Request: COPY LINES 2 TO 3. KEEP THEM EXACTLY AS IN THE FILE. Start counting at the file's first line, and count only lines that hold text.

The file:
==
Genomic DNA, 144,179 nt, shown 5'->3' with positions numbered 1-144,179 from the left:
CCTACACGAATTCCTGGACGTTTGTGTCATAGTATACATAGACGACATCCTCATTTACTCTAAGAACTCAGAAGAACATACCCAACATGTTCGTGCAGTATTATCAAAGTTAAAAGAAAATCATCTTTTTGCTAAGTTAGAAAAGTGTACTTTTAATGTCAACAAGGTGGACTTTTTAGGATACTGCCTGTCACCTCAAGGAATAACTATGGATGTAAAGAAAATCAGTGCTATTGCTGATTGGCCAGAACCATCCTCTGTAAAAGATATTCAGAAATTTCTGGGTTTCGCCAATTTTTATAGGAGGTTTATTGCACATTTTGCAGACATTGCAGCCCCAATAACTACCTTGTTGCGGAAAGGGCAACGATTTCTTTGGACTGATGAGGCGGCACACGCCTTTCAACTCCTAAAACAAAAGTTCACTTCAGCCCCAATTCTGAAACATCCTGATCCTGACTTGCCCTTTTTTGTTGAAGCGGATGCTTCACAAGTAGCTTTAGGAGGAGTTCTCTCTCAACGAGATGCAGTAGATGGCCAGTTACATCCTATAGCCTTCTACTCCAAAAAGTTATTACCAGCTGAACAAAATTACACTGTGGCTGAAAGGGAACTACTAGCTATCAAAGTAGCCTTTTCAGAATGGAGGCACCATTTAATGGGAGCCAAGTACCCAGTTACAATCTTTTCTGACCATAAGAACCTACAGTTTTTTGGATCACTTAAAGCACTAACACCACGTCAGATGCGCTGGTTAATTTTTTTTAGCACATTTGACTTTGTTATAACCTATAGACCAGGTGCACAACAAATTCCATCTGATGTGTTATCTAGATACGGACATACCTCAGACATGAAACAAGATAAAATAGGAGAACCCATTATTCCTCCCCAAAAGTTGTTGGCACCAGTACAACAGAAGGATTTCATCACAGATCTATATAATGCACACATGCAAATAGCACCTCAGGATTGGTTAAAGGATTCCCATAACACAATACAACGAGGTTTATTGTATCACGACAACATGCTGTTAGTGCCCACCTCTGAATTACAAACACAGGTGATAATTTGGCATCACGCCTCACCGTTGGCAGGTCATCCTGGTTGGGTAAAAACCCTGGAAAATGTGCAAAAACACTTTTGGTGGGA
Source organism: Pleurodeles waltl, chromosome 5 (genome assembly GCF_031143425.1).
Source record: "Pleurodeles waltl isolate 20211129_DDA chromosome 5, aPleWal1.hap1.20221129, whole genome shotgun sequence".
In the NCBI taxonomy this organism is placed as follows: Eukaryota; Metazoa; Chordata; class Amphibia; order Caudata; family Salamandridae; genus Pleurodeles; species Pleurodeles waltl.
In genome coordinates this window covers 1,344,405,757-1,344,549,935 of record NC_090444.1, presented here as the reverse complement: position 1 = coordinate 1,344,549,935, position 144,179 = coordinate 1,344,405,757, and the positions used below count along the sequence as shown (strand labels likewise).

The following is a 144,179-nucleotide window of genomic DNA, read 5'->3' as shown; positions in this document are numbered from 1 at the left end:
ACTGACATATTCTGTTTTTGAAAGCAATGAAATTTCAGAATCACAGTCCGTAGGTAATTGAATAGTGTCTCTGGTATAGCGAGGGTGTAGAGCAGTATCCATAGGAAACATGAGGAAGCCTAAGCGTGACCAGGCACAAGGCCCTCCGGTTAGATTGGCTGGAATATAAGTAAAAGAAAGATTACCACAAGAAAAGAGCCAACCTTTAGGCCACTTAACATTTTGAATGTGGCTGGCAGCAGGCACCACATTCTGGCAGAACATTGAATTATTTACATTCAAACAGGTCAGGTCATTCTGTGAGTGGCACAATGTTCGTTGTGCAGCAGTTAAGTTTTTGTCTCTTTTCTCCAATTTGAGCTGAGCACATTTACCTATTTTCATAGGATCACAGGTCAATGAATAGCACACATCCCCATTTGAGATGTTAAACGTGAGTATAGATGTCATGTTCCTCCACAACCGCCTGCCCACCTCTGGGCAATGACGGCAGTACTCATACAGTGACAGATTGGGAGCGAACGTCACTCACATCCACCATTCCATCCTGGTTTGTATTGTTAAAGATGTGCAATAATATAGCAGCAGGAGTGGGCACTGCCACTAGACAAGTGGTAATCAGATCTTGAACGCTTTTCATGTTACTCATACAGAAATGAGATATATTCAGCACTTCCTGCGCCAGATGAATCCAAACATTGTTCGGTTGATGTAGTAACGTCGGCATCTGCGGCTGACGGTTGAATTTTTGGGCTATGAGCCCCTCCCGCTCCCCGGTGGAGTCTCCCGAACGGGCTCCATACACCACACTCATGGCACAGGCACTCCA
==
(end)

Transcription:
CCTACACGAATTCCTGGACGTTTGTGTCATAGTATACATAGACGACATCCTCATTTACTCTAAGAACTCAGAAGAACATACCCAACATGTTCGTGCAGTATTATCAAAGTTAAAAGAAAATCATCTTTTTGCTAAGTTAGAAAAGTGTACTTTTAATGTCAACAAGGTGGACTTTTTAGGATACTGCCTGTCACCTCAAGGAATAACTATGGATGTAAAGAAAATCAGTGCTATTGCTGATTGGCCAGAACCATCCTCTGTAAAAGATATTCAGAAATTTCTGGGTTTCGCCAATTTTTATAGGAGGTTTATTGCACATTTTGCAGACATTGCAGCCCCAATAACTACCTTGTTGCGGAAAGGGCAACGATTTCTTTGGACTGATGAGGCGGCACACGCCTTTCAACTCCTAAAACAAAAGTTCACTTCAGCCCCAATTCTGAAACATCCTGATCCTGACTTGCCCTTTTTTGTTGAAGCGGATGCTTCACAAGTAGCTTTAGGAGGAGTTCTCTCTCAACGAGATGCAGTAGATGGCCAGTTACATCCTATAGCCTTCTACTCCAAAAAGTTATTACCAGCTGAACAAAATTACACTGTGGCTGAAAGGGAACTACTAGCTATCAAAGTAGCCTTTTCAGAATGGAGGCACCATTTAATGGGAGCCAAGTACCCAGTTACAATCTTTTCTGACCATAAGAACCTACAGTTTTTTGGATCACTTAAAGCACTAACACCACGTCAGATGCGCTGGTTAATTTTTTTTAGCACATTTGACTTTGTTATAACCTATAGACCAGGTGCACAACAAATTCCATCTGATGTGTTATCTAGATACGGACATACCTCAGACATGAAACAAGATAAAATAGGAGAACCCATTATTCCTCCCCAAAAGTTGTTGGCACCAGTACAACAGAAGGATTTCATCACAGATCTATATAATGCACACATGCAAATAGCACCTCAGGATTGGTTAAAGGATTCCCATAACACAATACAACGAGGTTTATTGTATCACGACAACATGCTGTTAGTGCCCACCTCTGAATTACAAACACAGGTGATAATTTGGCATCACGCCTCACCGTTGGCAGGTCATCCTGGTTGGGTAAAAACCCTGGAAAATGTGCAAAAACACTTTTGGTGGGA
Source organism: Pleurodeles waltl, chromosome 5 (genome assembly GCF_031143425.1).